Have you read the biographical sketches authored by Thomas Peck?

From time to time we aim to highlight not only sets of volumes containing the works of a particular author, but also to guide the reader to particular writings of interest within a set. In the case of Thomas Ephraim Peck (1822-1893), the three volumes originally titled Miscellanies of Thomas E. Peck. One can glean something of the contents of each by reviewing the title page of the separate volumes, but today we focus our attention on the biographical sketches contained in the first volume. 

The three biographical sketches cover the lives of Martin Luther (German Reformer), Blaise Pascal (French Jansenist), and Stuart Robinson (Southern Presbyterian). The first two are the fruits of lectures given in 1871-1872, the latter is a memorial of a man that Peck knew personally and worked with, which appeared in an 1882 volume of the Southern Presbyterian Review.

These sketches evidence scholarly historical research and spiritual appreciation of the men highlighted. Regarding the German "Samson," Peck acknowledges his errors and human flaws, yet tells Luther's story as admirer of the man whom God placed at the right time and place. Peck recognizes that Pascal was fighting a battle over the Biblical understanding of grace from within the Roman Catholic Church, but pays tribute to his genius, eloquence and "golden words" on behalf of the truth. In his memorial of Robinson, an Irish-American Presbyterian minister, he tells of the life and writings of a man he considered his friend, with humility leaving out the fact that with him he served as co-editor of the Presbyterian Critic and Monthly Review.

These sketches are not long, but are full of spiritual insight, historical perspective, and personal appreciation. Take time to read these tributes to three remarkable men by a gifted Presbyterian historian. 

If you haven't read Stuart Robinson on the church yet, do it ASAP!

Stuart Robinson's book The Church of God as an Essential Element of the Gospel is a rich treasure that needs to be more well known. Dr. Craig Troxel has edited a recent edition, but you can find a free PDF from the 19th century here

This quote shows what awaits you when you read Robinson:

It is set forth as a distinguishing feature of the purpose of redemption, that it is to save not merely myriads of men as individual men, but myriads of sinners, as composing a Mediatorial body, of which the Mediator shall be the head; a Mediatorial Kingdom, whose government shall be upon His shoulders forever; a Church, the Lamb's Bride, of which He shall be the Husband; a bride whose beautiful portrait was graven upon the palms of his hands, and whose walls were continually before him, when in the counsels of eternity he undertook her redemption.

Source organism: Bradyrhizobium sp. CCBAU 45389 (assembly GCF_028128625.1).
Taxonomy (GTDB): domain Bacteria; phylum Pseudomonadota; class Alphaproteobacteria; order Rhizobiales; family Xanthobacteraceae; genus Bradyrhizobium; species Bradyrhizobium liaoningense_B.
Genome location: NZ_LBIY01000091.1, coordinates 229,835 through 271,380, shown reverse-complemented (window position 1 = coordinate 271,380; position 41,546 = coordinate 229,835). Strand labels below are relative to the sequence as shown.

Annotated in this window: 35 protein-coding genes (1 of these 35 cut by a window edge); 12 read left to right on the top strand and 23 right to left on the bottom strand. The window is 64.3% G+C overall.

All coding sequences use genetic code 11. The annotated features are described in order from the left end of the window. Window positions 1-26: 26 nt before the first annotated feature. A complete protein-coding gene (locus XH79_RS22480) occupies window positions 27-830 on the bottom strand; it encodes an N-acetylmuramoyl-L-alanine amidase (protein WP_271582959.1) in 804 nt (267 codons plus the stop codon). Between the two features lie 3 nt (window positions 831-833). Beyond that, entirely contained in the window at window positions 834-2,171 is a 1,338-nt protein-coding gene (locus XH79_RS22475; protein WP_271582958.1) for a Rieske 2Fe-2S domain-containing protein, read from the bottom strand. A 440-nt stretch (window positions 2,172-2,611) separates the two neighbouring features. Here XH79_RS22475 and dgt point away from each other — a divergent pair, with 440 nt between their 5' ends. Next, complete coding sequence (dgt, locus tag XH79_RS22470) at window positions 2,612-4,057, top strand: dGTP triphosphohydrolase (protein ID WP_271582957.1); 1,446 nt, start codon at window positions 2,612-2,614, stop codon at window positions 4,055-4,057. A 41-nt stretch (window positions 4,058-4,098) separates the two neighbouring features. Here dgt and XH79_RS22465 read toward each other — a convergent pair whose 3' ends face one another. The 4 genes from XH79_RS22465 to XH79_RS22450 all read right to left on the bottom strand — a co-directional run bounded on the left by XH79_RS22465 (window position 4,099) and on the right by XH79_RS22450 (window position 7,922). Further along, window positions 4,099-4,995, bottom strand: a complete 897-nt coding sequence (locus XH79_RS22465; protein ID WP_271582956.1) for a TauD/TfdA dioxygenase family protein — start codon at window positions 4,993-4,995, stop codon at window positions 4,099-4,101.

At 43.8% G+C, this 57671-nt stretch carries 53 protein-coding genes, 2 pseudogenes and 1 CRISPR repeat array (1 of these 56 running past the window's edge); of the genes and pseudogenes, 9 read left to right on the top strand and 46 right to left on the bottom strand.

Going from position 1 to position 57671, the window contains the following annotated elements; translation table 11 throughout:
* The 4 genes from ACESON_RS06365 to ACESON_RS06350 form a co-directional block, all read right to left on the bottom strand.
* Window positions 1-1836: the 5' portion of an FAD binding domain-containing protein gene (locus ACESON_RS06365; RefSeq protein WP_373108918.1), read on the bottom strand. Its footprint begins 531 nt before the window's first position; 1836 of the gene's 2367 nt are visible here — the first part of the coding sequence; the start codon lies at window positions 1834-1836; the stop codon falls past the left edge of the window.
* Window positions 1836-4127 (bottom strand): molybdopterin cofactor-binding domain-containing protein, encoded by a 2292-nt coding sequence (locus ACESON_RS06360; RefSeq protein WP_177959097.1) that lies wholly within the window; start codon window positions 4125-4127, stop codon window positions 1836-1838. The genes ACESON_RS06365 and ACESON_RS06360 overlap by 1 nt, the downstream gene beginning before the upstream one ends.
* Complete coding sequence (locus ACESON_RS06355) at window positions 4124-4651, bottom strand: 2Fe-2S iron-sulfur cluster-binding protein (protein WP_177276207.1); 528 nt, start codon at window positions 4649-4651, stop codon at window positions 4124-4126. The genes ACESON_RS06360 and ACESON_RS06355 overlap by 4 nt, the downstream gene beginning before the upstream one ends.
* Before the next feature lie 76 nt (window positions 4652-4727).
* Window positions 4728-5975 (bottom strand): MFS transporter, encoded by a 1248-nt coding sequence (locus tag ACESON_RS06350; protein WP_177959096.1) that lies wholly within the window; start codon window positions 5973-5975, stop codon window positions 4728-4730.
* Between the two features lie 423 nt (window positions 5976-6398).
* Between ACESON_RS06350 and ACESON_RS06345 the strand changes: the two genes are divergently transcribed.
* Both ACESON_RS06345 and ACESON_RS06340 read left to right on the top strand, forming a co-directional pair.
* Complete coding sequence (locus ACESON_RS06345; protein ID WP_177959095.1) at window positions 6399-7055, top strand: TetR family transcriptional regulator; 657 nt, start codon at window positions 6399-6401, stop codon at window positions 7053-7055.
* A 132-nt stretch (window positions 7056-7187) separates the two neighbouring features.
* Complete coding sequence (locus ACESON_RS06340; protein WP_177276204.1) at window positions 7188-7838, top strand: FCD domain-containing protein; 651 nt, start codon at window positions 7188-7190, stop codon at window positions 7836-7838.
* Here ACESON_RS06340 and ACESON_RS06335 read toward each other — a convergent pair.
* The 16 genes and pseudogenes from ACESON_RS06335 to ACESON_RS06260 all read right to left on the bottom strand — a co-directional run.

The mission of Messiah, undertaken in the covenant of eternity, was not merely that of a
teaching Prophet and an atoning Priest, but of a ruling King as well. His work was not to enunciate simply a doctrine concerning God and man's relations to God, as some Socrates, for the founding of a school; nor even merely to atone for sinners as a ministering priest at the altar: it was, as the result of all, and the reward of all, to found a community, to organize a government, and administer therein as a perpetual king.

May the Lord grant His people to see the glories of the church as an essential element of the gospel plan of salvation! 

There was a book on Biblical Theology in the 19th c. Presbyterian Church before Vos!

If you have never heard of or read Stuart Robinson's Discourses of Redemption, you are in for a treat. Traversing the story of God's covenants with His people, Robinson opens up redemption in Jesus Christ from the beginning of God's dealings with men in the Garden of Eden, through Abraham, Moses, David, the Prophets, and culminating in Christ Jesus and His apostles. In addition to opening up the theology of the gospel and its sacramental signs/seals in historical and theological fashion, along the way he sets forth his views on the abiding principle of Sabbath observance, the place of the church in the plan of redemption, the relationship between church and state, and the non-secular character of the church. Like most of the Southern Presbyterian clergy, Robinson was an advocate of slavery, and that position comes through at times in his writings. But this book deserves a wider audience nonetheless. It has been reprinted by Tentmaker Publishers